WE have heard a lot of talk in the last few weeks about creating a fairer Scotland.
That is something that we all want to see – and every political party has made that a key part of their election message. But what does that mean once the dust settles on the 2016 Scottish Parliament election?
There is pretty broad agreement on what much of a fairer Scotland would look like. There would be none – or at least much less – of the child poverty that shames our society, standards would be equally high across all of our schools and no-one would have to struggle as so many of us currently do to get time with our GP or a health specialist.
How we achieve that is another thing entirely, on that there is little agreement. It is, however, the grounds on which our new Scottish Government will be judged five years from now.
Scotland is a very different place to what is was when the SNP won its historic parliamentary majority in 2011.
We are a more confident country, following the great national debate sparked by the referendum, and a more empowered one – with significant new powers about to be transferred to our parliament.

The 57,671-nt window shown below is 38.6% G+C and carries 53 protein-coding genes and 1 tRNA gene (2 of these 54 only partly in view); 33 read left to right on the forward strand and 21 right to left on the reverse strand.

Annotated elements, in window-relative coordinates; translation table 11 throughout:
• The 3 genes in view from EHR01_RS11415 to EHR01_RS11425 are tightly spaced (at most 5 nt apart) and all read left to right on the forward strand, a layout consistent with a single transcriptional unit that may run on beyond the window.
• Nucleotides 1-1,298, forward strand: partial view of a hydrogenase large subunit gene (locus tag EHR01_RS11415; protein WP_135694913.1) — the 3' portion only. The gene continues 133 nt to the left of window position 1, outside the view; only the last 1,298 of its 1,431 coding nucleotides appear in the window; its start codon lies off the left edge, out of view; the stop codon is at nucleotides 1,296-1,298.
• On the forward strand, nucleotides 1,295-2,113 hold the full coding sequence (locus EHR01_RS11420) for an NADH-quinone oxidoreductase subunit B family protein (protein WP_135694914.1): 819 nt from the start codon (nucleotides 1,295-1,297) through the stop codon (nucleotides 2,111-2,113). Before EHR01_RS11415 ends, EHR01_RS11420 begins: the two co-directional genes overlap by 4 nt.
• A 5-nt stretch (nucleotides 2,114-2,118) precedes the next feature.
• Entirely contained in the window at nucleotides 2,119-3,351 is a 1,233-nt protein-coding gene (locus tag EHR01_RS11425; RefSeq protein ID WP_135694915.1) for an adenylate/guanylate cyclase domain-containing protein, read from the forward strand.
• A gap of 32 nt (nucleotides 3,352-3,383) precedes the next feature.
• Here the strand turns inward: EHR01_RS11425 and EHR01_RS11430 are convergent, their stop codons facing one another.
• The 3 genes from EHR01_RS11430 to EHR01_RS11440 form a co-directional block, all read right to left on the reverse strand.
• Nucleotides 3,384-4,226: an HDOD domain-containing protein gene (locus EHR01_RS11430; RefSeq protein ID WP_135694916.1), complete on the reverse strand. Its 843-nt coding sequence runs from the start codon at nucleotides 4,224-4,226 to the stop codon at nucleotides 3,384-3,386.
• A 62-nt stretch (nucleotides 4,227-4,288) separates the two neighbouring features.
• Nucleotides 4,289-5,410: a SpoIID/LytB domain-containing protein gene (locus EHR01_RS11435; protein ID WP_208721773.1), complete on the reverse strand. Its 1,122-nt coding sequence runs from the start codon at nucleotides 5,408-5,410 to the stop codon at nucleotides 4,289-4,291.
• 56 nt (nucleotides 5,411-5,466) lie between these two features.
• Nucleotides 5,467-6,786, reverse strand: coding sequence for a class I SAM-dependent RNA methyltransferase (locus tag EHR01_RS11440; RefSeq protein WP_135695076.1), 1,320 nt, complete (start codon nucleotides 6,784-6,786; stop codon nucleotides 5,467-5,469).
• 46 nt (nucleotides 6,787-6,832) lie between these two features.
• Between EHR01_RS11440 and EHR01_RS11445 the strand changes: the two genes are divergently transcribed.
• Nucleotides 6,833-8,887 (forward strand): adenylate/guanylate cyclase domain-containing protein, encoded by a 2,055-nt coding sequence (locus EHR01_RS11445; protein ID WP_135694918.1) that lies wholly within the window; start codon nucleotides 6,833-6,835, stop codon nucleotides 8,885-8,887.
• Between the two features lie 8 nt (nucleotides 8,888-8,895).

It wasn’t captured in the flat election campaign of recent weeks, but we should be excited about what might be achieved with right focus and determination over the next five years.
But, while our parliament is stronger than ever, the same cannot be said of our city. Edinburgh is a wealthy city and should be able to play its part in tackling inequality, as well as ensuring that our crumbling infrastructure – our schools and potholed roads – is properly repaired and maintained.
Why shouldn’t our city leaders have the authority to impose, for instance, a tourist tax if they believe that it will improve life in the Capital? Or vary the council tax bands in the city to create a mansion tax?
Removing the shackles from the City Chambers to allow Edinburgh more control over its own destiny should be one of the priorities for the Scottish Government.
Congratulations to all those elected to represent us in the Scottish Parliament for the next five years. For you, the hard work starts here.
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